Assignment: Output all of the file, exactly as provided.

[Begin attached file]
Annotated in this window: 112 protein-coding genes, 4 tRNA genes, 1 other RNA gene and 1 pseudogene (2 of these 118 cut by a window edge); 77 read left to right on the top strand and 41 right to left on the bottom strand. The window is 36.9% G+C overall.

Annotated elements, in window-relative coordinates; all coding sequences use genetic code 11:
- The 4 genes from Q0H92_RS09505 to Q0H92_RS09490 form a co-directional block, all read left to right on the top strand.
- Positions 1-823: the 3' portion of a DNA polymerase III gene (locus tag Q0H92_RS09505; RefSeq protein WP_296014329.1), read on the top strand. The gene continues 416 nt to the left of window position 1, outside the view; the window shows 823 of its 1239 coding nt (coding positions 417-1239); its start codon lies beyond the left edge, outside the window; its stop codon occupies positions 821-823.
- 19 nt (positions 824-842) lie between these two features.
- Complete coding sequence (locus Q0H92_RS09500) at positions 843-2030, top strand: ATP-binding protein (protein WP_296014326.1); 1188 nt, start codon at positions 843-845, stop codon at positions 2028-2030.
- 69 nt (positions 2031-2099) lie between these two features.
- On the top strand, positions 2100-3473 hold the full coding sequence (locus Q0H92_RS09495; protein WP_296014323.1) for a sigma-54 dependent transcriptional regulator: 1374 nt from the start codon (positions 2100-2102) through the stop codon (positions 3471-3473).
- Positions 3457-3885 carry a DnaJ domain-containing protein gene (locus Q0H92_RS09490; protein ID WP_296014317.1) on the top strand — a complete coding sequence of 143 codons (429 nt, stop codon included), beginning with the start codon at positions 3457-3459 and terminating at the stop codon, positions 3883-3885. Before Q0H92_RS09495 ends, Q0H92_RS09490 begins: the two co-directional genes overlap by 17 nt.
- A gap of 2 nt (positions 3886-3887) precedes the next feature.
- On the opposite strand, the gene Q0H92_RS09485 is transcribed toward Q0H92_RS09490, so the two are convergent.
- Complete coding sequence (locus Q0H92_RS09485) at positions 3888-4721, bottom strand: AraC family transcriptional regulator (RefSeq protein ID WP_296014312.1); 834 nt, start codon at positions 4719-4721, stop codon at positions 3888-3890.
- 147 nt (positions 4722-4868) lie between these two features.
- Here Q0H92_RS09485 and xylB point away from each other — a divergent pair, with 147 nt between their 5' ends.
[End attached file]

Annotated in this window: 112 protein-coding genes, 4 tRNA genes, 1 other RNA gene and 1 pseudogene (2 of these 118 cut by a window edge); 77 read left to right on the top strand and 41 right to left on the bottom strand. The window is 36.9% G+C overall.

Annotated elements, in window-relative coordinates; all coding sequences use genetic code 11:
- The 4 genes from Q0H92_RS09505 to Q0H92_RS09490 form a co-directional block, all read left to right on the top strand.
- Positions 1-823: the 3' portion of a DNA polymerase III gene (locus tag Q0H92_RS09505; RefSeq protein WP_296014329.1), read on the top strand. The gene continues 416 nt to the left of window position 1, outside the view; the window shows 823 of its 1239 coding nt (coding positions 417-1239); its start codon lies beyond the left edge, outside the window; its stop codon occupies positions 821-823.
- 19 nt (positions 824-842) lie between these two features.
- Complete coding sequence (locus Q0H92_RS09500) at positions 843-2030, top strand: ATP-binding protein (protein WP_296014326.1); 1188 nt, start codon at positions 843-845, stop codon at positions 2028-2030.
- 69 nt (positions 2031-2099) lie between these two features.
- On the top strand, positions 2100-3473 hold the full coding sequence (locus Q0H92_RS09495; protein WP_296014323.1) for a sigma-54 dependent transcriptional regulator: 1374 nt from the start codon (positions 2100-2102) through the stop codon (positions 3471-3473).
- Positions 3457-3885 carry a DnaJ domain-containing protein gene (locus Q0H92_RS09490; protein ID WP_296014317.1) on the top strand — a complete coding sequence of 143 codons (429 nt, stop codon included), beginning with the start codon at positions 3457-3459 and terminating at the stop codon, positions 3883-3885. Before Q0H92_RS09495 ends, Q0H92_RS09490 begins: the two co-directional genes overlap by 17 nt.
- A gap of 2 nt (positions 3886-3887) precedes the next feature.
- On the opposite strand, the gene Q0H92_RS09485 is transcribed toward Q0H92_RS09490, so the two are convergent.
- Complete coding sequence (locus Q0H92_RS09485) at positions 3888-4721, bottom strand: AraC family transcriptional regulator (RefSeq protein ID WP_296014312.1); 834 nt, start codon at positions 4719-4721, stop codon at positions 3888-3890.
- 147 nt (positions 4722-4868) lie between these two features.
- Here Q0H92_RS09485 and xylB point away from each other — a divergent pair, with 147 nt between their 5' ends.